If you’ve ever tried losing weight you’ll likely have battled managing to maintain that calorie deficit for a period long enough to see sustainable results. Here are a few things that have worked for me and my clients.
- Set a small calorie deficit. If you want to lose fat mass at a sustainable rate, you don’t need a HUGE calorie deficit, and in many cases too big a deficit can work against you pretty ferociously. Not only will you risk burning away precious muscle mass, your adrenals can go into override stimulating a stress response and cortisol which can lead to fat deposits around the midsection.
- Eat more protein. There is huge research into this and the reasons why we want to increase protein, but when it comes to fat loss the biggest impact protein has is helping stimulate a neuropeptide Y (NPY) to help inhibit appetite. Yes there are a huge number of benefits including building lean muscle mass and helping with tissue repair, but when it comes to calorie deficit the effect it has on appetite is key - get in those protein shakes!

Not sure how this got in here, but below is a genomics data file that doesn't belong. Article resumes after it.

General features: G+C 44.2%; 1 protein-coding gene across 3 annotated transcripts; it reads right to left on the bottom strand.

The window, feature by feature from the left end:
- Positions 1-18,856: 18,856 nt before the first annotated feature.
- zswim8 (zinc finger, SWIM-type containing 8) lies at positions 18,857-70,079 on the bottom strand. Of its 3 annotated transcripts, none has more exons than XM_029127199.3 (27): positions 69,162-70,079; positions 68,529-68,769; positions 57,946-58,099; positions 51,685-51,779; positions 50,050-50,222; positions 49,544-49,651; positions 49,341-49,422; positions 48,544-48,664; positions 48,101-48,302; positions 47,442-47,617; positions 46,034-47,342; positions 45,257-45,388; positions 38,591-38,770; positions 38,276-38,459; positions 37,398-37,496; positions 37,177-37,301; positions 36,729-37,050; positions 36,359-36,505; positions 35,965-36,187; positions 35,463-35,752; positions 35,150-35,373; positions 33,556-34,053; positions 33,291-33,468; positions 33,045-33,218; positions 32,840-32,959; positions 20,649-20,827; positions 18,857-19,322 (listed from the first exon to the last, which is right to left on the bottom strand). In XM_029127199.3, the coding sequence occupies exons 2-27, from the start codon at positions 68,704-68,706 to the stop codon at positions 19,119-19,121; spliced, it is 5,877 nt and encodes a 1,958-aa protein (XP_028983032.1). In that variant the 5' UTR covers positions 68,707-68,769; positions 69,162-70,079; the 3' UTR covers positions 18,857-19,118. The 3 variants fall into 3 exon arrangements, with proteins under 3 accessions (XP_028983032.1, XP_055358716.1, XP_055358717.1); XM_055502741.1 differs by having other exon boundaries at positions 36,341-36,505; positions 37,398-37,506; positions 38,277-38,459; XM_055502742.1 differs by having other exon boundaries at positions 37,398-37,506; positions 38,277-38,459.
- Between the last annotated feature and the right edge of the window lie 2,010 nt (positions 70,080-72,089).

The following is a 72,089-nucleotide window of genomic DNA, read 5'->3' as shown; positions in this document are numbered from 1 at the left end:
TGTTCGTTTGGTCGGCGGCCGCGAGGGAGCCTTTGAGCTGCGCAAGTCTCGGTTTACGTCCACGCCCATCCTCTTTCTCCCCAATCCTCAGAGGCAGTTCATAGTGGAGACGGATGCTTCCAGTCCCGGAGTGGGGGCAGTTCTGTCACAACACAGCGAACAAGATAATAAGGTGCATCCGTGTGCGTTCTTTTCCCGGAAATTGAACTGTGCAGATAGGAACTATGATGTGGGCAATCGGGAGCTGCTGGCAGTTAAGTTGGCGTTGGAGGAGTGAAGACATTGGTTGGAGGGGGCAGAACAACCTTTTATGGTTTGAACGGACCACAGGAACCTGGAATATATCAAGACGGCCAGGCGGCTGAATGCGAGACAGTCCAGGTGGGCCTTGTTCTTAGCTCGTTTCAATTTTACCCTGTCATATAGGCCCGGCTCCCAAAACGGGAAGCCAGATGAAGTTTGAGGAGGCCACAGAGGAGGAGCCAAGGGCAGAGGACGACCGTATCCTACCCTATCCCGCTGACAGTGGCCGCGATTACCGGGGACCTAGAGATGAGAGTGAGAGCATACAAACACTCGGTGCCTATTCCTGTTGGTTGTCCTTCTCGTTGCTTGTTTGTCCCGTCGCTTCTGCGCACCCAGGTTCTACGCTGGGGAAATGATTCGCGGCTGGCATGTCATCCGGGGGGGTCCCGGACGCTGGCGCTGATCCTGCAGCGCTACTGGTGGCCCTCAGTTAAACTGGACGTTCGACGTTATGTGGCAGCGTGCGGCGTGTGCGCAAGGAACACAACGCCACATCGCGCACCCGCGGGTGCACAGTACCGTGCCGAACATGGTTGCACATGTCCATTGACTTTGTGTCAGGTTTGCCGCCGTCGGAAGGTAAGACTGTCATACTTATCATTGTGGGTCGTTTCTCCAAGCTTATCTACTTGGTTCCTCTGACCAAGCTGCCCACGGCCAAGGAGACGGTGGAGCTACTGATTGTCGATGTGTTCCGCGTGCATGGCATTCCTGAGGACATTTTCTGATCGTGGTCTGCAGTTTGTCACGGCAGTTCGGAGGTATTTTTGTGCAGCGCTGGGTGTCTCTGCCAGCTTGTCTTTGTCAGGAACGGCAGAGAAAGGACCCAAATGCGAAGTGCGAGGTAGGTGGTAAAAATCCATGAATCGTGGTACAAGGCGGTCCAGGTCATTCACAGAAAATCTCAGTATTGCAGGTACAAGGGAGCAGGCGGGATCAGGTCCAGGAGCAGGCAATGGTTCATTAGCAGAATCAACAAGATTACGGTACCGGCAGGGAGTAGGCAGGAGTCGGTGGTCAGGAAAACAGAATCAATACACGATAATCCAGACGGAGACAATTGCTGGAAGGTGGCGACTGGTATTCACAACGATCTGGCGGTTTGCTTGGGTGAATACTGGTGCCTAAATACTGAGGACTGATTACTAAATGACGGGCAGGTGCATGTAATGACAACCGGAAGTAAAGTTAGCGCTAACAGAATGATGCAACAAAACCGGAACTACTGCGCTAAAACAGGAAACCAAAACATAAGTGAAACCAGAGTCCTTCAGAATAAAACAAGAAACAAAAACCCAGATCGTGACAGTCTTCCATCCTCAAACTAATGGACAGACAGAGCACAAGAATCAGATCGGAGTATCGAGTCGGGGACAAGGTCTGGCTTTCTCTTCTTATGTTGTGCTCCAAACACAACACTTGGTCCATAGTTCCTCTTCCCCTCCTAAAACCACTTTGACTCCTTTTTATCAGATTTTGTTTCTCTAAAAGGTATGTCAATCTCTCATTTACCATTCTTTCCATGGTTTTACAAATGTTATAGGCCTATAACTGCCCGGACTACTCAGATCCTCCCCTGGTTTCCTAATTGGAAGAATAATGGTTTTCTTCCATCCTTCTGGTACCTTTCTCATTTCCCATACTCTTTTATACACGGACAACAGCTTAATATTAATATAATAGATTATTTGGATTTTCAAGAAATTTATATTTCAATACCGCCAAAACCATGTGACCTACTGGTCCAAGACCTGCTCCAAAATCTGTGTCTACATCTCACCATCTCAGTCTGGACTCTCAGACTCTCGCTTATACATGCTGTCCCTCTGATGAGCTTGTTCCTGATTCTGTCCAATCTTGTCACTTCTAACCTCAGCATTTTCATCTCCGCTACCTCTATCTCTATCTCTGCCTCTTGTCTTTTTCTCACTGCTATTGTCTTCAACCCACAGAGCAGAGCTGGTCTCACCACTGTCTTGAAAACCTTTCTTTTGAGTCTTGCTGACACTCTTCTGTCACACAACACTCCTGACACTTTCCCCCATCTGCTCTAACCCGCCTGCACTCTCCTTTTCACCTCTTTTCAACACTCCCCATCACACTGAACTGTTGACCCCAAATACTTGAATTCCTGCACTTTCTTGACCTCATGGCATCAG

- Time your meals. The advice I give and what has worked for my clients over the last 8 years has been consistently sticking to 5-6 small meals per day. Maximising calorie burn through the thermic effect of metabolising food is one thing, but the big winner here is the effect if has on the cheeky hormone Ghrelin. Going a long time without food unleashes this guy who gets us craving those high fat, high sugar foods!
- Drink (more) water. Drinking enough water through the day can be another way to help initiate the stretch-reflex an expanded stomach will have back on the brain to keep the appetite at bay. Plus it's good for you and helps with a healthy digestive process. Be careful drinking too much around meal time though as this can disrupt digestive enzymes and leave us feeling a little bloated.
- Exercise to a calorie deficit. If you're going to be putting your body through the stress of taking away food, you cannot expect it to perform at its best. At least initially. Yes resistance training and hard cardio are still important, but make room for bigger volumes of low to moderate exercise where the body has the ability to utilize fats. You can then slowly ramp up the exercise intensities as your body becomes more fat adaptive. But more on that later.